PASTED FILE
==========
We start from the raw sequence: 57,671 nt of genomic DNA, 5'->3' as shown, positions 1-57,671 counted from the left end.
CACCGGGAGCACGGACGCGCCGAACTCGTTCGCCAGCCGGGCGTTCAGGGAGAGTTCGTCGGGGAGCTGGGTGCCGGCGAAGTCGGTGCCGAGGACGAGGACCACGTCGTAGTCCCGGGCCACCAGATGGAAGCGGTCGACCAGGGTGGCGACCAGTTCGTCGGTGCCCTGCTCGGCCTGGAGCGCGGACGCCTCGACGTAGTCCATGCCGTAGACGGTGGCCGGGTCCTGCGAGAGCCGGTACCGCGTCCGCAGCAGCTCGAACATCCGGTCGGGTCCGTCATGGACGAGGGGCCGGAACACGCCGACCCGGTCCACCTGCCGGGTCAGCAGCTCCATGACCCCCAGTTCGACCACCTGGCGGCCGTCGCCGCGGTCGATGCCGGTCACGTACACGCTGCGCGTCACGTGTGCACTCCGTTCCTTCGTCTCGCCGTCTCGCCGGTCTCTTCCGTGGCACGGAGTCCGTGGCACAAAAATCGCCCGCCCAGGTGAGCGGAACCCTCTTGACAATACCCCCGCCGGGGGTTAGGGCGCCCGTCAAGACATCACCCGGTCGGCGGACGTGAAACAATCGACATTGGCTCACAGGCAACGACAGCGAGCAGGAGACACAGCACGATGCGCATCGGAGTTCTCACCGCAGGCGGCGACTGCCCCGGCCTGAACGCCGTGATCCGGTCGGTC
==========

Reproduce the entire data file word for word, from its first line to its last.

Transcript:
We start from the raw sequence: 57,671 nt of genomic DNA, 5'->3' as shown, positions 1-57,671 counted from the left end.
CACCGGGAGCACGGACGCGCCGAACTCGTTCGCCAGCCGGGCGTTCAGGGAGAGTTCGTCGGGGAGCTGGGTGCCGGCGAAGTCGGTGCCGAGGACGAGGACCACGTCGTAGTCCCGGGCCACCAGATGGAAGCGGTCGACCAGGGTGGCGACCAGTTCGTCGGTGCCCTGCTCGGCCTGGAGCGCGGACGCCTCGACGTAGTCCATGCCGTAGACGGTGGCCGGGTCCTGCGAGAGCCGGTACCGCGTCCGCAGCAGCTCGAACATCCGGTCGGGTCCGTCATGGACGAGGGGCCGGAACACGCCGACCCGGTCCACCTGCCGGGTCAGCAGCTCCATGACCCCCAGTTCGACCACCTGGCGGCCGTCGCCGCGGTCGATGCCGGTCACGTACACGCTGCGCGTCACGTGTGCACTCCGTTCCTTCGTCTCGCCGTCTCGCCGGTCTCTTCCGTGGCACGGAGTCCGTGGCACAAAAATCGCCCGCCCAGGTGAGCGGAACCCTCTTGACAATACCCCCGCCGGGGGTTAGGGCGCCCGTCAAGACATCACCCGGTCGGCGGACGTGAAACAATCGACATTGGCTCACAGGCAACGACAGCGAGCAGGAGACACAGCACGATGCGCATCGGAGTTCTCACCGCAGGCGGCGACTGCCCCGGCCTGAACGCCGTGATCCGGTCGGTC